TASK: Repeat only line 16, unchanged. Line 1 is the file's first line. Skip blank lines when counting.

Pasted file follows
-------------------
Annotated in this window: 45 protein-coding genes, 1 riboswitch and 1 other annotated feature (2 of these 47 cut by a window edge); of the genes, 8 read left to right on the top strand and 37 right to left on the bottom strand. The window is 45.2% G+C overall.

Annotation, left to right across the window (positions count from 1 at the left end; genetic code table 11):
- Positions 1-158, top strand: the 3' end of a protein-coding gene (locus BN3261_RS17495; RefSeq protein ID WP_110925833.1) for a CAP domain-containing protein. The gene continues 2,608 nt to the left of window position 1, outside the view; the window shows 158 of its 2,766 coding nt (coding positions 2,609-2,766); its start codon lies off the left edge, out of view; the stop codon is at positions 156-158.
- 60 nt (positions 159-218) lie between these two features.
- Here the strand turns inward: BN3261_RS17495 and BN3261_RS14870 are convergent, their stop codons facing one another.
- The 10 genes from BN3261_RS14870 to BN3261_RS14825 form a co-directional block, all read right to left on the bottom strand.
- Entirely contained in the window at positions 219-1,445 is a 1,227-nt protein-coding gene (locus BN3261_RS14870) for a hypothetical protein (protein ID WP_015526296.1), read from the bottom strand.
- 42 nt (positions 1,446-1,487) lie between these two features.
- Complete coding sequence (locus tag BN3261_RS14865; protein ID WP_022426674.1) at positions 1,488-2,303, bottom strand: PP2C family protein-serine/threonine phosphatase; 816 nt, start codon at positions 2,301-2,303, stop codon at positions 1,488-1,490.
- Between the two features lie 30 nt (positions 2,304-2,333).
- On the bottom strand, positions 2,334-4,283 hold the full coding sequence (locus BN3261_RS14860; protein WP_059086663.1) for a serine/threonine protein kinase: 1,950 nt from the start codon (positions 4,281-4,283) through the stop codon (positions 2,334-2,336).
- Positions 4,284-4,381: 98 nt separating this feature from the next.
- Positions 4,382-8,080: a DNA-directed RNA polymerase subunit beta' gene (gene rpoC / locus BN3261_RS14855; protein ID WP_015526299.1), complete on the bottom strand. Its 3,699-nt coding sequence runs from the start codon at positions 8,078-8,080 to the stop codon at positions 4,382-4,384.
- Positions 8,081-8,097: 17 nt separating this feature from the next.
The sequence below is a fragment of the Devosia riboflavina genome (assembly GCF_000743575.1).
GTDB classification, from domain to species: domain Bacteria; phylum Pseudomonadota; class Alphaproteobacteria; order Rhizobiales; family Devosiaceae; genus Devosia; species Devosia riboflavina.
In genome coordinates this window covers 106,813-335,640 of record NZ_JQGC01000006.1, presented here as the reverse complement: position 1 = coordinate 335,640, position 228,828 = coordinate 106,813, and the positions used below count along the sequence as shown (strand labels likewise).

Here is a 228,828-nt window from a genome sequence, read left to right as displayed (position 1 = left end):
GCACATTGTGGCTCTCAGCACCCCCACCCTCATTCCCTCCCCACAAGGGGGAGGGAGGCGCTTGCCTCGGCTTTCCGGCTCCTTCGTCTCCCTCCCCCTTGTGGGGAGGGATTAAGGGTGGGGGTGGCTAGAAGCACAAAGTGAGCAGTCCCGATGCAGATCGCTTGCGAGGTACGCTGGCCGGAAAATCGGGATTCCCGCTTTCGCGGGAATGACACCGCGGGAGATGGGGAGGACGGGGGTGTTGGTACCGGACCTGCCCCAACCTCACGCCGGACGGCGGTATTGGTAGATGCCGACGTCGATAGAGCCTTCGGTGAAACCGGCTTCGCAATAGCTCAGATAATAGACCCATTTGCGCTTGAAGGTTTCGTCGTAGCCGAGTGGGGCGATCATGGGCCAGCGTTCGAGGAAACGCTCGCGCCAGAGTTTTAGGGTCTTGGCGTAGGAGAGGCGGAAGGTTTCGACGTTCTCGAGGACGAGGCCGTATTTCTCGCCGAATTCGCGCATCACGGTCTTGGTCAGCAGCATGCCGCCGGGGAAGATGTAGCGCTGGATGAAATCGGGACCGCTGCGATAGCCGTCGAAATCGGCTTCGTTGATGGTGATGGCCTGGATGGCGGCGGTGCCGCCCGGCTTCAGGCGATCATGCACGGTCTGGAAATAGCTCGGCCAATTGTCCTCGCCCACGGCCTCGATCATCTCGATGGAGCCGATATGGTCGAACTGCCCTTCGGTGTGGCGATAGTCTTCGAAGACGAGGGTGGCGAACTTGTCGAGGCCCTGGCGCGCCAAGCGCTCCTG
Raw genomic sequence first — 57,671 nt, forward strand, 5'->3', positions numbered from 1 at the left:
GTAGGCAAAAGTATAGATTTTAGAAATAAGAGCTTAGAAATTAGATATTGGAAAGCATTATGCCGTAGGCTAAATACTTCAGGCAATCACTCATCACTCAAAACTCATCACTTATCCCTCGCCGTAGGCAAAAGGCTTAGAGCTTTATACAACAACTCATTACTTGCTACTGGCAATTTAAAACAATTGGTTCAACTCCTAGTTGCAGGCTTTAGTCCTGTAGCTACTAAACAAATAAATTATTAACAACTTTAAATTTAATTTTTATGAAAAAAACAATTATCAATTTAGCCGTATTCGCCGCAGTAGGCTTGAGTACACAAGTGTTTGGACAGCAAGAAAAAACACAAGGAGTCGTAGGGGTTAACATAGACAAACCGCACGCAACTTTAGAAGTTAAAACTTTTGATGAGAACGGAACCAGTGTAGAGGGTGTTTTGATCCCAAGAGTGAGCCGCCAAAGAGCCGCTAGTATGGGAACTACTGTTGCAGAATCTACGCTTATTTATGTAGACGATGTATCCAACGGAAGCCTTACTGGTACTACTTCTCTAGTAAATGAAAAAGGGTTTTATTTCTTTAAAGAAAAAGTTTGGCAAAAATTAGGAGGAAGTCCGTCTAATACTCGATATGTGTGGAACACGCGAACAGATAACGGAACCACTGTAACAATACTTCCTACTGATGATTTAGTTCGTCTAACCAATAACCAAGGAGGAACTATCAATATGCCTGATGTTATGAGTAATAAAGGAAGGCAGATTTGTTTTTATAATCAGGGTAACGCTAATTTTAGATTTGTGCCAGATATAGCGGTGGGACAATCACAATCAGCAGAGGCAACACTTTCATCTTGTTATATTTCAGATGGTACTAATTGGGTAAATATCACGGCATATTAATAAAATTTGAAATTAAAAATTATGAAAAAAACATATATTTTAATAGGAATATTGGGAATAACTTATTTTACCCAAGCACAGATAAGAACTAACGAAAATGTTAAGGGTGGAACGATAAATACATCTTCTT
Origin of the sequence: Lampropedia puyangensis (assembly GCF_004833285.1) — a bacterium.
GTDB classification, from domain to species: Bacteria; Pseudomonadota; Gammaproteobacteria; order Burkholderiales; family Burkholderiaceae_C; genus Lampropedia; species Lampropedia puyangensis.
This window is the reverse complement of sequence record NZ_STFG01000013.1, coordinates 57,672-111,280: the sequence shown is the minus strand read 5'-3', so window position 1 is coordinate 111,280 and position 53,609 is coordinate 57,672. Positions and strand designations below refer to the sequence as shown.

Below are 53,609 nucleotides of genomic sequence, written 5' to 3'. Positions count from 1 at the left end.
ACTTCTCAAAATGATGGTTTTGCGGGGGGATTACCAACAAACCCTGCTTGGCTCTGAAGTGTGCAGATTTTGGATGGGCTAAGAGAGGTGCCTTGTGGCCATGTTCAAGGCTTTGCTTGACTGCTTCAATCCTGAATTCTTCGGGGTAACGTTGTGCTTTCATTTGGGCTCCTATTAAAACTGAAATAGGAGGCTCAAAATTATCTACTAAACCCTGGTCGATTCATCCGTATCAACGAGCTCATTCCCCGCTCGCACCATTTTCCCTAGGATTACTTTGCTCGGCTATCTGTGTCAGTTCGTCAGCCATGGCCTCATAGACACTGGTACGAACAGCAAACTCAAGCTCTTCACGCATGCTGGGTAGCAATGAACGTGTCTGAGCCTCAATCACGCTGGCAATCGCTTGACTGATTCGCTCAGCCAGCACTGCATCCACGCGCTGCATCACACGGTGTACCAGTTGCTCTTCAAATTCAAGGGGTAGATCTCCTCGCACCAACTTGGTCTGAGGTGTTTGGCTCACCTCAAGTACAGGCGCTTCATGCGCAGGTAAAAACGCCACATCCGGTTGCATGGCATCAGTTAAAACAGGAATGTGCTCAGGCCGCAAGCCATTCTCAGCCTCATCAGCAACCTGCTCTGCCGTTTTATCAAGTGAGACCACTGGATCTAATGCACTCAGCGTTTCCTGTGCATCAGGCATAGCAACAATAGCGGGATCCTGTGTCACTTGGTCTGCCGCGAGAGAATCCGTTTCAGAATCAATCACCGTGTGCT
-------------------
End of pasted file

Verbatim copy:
GTDB classification, from domain to species: domain Bacteria; phylum Pseudomonadota; class Alphaproteobacteria; order Rhizobiales; family Devosiaceae; genus Devosia; species Devosia riboflavina.